Real estate professionals anywhere in the U.S. often cite regulations as a key source of uncertainty for their business operations. But unlike many other industries, where federal laws and statutes set the standards, real estate regulations in the U.S. take a more bottom-up approach and give local officials significant influence. That means the rules that agents, builders and developers must adhere to in any given transaction can vary significantly from county to county.
In the Chicago suburbs, that means juggling the demands of countless different municipal codes related to building, buying and selling.
“The short answer is ‘yes,’” said Tom Joseph, government affairs director for the Mainstreet Organization of Realtors (MORe), when asked whether or not there are specific local codes that prove challenging to agents and brokers operating in the suburbs.
In as many as 200 different municipalities throughout Illinois, including several in MORe’s jurisdiction, point-of-sale inspections mandated by local officials present one hurdle that agents from the city of Chicago may be unfamiliar with. Point-of-sale inspections, required by Chicagoland municipalities like Lyons, Bellwood and Park Forest, may prevent a title transfer from occurring until certain issues are addressed, either by the seller offering concessions or the buyer acknowledging the problems and accepting them “as-is.”
According to Joseph, these inspections often focus on health and safety risks that may present in the home, like electrical, plumbing, HVAC or other code infractions. But some may be more aesthetic or cosmetic in nature, like requiring new paint or carpet cleaning before occupancy can be granted. A webpage from Homeownership Matters, which advocates on behalf of the National Association of Realtors, specifically cited the Village of Lyons for its point-of-sale inspections that can prove contentious: Cracks in a driveway may require the entire surface to be repaved, for example, and “follow-up inspections typically result in the discovery of new items not found on the first inspection. This can trigger delays in closings.”
“We normally encourage the seller to address as many issues that may arise in the municipal inspection as possible,” Joseph said. Still, “the buyer may have to assume a few items that would possibly lead to a negotiated settlement, but that is still separate from what the village requires.”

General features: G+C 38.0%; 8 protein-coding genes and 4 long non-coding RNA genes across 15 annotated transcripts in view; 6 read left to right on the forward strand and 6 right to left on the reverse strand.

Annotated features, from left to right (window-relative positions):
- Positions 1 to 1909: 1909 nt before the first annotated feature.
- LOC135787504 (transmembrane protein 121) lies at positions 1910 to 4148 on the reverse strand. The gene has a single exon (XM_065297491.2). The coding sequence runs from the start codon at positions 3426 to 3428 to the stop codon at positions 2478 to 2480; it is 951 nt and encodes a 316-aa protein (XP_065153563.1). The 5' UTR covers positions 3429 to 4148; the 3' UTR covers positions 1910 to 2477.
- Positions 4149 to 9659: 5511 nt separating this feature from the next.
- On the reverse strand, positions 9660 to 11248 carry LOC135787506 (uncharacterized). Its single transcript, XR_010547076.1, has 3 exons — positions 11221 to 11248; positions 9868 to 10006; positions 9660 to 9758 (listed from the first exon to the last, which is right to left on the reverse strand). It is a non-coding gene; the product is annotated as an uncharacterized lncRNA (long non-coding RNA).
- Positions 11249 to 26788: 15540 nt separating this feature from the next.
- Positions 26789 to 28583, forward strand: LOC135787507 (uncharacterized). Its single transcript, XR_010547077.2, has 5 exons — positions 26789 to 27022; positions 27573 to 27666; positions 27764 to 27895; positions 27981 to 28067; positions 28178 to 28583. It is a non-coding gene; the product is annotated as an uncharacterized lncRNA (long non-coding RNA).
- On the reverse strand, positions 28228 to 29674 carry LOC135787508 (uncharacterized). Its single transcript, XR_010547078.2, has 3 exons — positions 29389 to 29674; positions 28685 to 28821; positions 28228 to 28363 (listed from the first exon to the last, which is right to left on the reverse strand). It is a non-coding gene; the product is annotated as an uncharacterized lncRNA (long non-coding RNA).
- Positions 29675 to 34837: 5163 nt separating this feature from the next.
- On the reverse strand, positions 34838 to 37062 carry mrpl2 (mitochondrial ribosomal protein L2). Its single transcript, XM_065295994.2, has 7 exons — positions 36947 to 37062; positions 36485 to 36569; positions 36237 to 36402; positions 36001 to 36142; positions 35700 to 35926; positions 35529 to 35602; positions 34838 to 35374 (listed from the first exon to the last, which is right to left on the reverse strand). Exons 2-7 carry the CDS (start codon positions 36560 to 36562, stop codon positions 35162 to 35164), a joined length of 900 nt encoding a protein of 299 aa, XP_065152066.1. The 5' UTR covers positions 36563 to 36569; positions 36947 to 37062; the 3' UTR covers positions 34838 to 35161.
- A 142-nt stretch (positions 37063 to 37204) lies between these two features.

Pain points for builders and developers
According to local experts who spoke with Chicago Agent, arbitrary building ordinances in some suburban cities and towns effectively limit the supply of new homes for sale, or make it difficult to update existing homes in hopes of increasing their resale value. That could be exacerbating the inventory shortage in certain areas while leaving promising development opportunities untapped — frustrating not only developers but also real estate agents and homeowners.
Like some municipal point-of-sale inspection requirements, local building codes that create the most consternation among developers are those that deal with aesthetics. These also tend to be more cumbersome for attached housing projects like townhomes. The Village of Arlington Heights, for instance, requires townhomes to have a second means of egress in all units to make it easier for residents to exit in an emergency, such as a fire. This second emergency exit also cannot be the garage of the home. That means builders must often include a staircase leading from the rear porch or deck down to the ground. In addition to added costs, this often strikes buyers as odd, according to one local expert who spoke with Chicago Agent, not only for aesthetic reasons but also because it could pose a security risk.
For their part, local municipalities including Arlington Heights have been recognized recently for their successes in easing developers’ pain. The Chicago Tribune reported last year that the village was undergoing a concerted effort to support more flexibility in local code approvals and implementation. Other fast-growing suburbs like Des Plaines have been applauded for their efforts at revitalizing their downtown and commercial districts, in part by allowing residential developers to exceed typical limits on density, height or parking requirements. Real estate developers say it’s crucial for more municipalities to allow for this kind of relief from codes on a case-by-case basis if they want to encourage builders and attract more investment, from businesses and homebuyers alike.